Should a smack as part of good parental correction be a criminal offence?

I wrote this post mainly for Larvatus Prodeo, where it is cross-posted.

Should a smack as part of good parental correction be a criminal offence in New Zealand?

Incoherent question, isn’t it? Nevertheless, that’s the question that New Zealanders are answering in a citizens initiated referendum. The referendum is being conducted by postal ballot, and it closes at noon (NZ time!) on Tuesday 25 August.

Since 1993, New Zealand has allowed citizens to initiate referendums, on any question that can be answered either “Yes” or “No.” But it takes a fair amount of work to get a referendum underway. The organisers of a referendum have to first propose a question to the Clerk of the House of Representatives. The Clerk is allowed to rework the question, but only to ensure that it can be answered with a “Yes” or a “No.” Once the question has been approved, the organisers have 12 months to gather support for having a referendum, by getting 10% of the voters on the electoral role to sign a petition to that effect, within 12 months of the question being approved. Given that there are about 3 million people on the electoral roll, anyone organising a petition now has to come up with about 300,000 signatures. So far, only four petitions have crossed the 10% hurdle.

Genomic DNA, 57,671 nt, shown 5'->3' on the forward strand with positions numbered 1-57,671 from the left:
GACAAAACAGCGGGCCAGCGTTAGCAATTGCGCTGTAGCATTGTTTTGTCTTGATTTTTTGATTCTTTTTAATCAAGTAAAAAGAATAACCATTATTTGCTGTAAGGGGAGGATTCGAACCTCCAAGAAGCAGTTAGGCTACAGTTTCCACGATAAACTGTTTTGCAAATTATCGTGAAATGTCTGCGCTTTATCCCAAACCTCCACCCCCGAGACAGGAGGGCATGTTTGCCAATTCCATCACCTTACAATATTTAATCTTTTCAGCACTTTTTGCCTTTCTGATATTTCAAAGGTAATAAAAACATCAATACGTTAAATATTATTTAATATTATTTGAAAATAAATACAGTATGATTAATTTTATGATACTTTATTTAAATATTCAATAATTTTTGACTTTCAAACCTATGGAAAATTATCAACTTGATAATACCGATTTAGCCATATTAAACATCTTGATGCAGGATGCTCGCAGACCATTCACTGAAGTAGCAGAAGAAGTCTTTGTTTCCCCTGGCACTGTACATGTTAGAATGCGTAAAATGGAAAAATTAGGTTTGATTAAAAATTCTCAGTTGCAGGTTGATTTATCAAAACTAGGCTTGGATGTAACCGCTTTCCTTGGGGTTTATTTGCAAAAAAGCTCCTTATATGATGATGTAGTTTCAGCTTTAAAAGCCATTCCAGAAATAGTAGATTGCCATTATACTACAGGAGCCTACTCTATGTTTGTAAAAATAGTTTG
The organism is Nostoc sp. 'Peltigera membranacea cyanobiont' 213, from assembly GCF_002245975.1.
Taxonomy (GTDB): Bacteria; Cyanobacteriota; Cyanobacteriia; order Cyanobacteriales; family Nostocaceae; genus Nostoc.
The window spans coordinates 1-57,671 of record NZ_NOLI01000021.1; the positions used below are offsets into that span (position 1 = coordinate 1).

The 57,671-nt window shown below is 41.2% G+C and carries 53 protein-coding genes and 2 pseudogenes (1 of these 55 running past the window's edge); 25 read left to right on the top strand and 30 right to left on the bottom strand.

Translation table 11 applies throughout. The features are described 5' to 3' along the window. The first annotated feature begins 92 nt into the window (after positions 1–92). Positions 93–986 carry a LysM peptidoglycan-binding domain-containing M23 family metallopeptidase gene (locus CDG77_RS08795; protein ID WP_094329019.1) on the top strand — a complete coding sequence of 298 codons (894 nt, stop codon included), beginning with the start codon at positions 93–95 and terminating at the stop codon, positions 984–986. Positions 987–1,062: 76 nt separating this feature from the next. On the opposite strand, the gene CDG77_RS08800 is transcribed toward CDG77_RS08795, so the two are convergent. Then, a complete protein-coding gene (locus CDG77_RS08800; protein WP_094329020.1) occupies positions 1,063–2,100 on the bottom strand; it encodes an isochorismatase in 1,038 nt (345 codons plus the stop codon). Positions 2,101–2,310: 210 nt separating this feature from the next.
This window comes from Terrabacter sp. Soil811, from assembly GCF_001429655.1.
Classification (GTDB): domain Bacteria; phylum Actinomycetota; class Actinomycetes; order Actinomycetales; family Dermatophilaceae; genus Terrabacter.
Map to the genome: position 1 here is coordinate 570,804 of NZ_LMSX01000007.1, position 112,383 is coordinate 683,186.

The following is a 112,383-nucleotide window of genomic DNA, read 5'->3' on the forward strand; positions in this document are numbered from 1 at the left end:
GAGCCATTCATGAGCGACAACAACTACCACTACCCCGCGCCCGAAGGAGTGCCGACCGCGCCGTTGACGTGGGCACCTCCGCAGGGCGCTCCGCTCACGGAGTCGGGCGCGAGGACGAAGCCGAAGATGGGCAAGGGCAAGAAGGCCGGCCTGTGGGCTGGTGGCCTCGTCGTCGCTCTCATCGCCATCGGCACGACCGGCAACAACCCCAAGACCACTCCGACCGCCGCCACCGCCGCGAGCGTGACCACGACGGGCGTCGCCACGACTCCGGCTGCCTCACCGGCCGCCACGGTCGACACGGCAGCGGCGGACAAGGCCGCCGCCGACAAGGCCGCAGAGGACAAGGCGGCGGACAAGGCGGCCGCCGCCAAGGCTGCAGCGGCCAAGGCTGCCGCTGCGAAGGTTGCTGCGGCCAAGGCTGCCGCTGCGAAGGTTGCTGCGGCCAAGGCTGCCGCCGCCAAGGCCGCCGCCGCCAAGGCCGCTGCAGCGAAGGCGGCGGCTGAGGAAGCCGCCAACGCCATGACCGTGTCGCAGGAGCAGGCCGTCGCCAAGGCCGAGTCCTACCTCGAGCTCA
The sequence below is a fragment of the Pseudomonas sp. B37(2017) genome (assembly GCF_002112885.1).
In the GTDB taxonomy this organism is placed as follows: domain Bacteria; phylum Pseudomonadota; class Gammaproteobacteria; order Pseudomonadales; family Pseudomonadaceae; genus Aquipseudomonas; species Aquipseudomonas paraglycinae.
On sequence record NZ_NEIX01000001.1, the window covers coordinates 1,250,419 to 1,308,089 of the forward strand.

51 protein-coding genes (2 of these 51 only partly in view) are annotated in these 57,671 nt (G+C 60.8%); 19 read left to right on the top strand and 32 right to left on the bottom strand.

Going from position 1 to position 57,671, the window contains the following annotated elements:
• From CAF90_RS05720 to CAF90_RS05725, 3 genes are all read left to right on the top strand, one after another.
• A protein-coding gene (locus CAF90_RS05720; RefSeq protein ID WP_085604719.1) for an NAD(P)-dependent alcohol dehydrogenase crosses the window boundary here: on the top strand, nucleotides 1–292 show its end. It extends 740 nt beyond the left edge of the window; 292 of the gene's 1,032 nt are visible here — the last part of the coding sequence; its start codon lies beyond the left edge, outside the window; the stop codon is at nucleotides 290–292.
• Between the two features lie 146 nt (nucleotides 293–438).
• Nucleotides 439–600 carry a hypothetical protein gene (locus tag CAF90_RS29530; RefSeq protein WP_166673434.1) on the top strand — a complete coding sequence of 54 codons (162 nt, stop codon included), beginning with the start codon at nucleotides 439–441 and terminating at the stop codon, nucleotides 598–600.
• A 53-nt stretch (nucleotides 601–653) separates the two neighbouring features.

1995: Should the number of professional firefighters employed full time in the New Zealand Fire Service be reduced below the number employed on 1 January 1995?. Result – 88% voted no. This referendum petition got its 10% of votes very quickly, by the clever tactic of standing uniformed firefighters on street corners, clipboards in hand. The pollies ignored the result.

1999: Should the size of the House of Representatives be reduced from 120 members to 99 members? Result – 81.5% voted yes. The pollies ignored the result, of course.

1999: Should there be a reform of our justice system placing greater emphasis on the needs of victims, providing restitution and compensation for them and imposing minimum sentences and hard labour for all serious violent offences? Result – 92% voted yes. This was a laughably incoherent question; it was impossible to support the first clause without also supporting longer prison sentences. The pollies didn’t quite ignore this question. There was no reform of the justice system, but they’ve done a bit of work on victim support. And they’ve gone hardball on prison sentences, catering to the credulous consumers of crime-porn news who think that crime in New Zealand is increasing all the time. It isn’t, but shamefully, New Zealand has an incarceration rate second only to the United States’ rate among OECD nations, (though to be fair to New Zealand, its rate is far more like the rates in the United Kingdom and Australia than the US rate).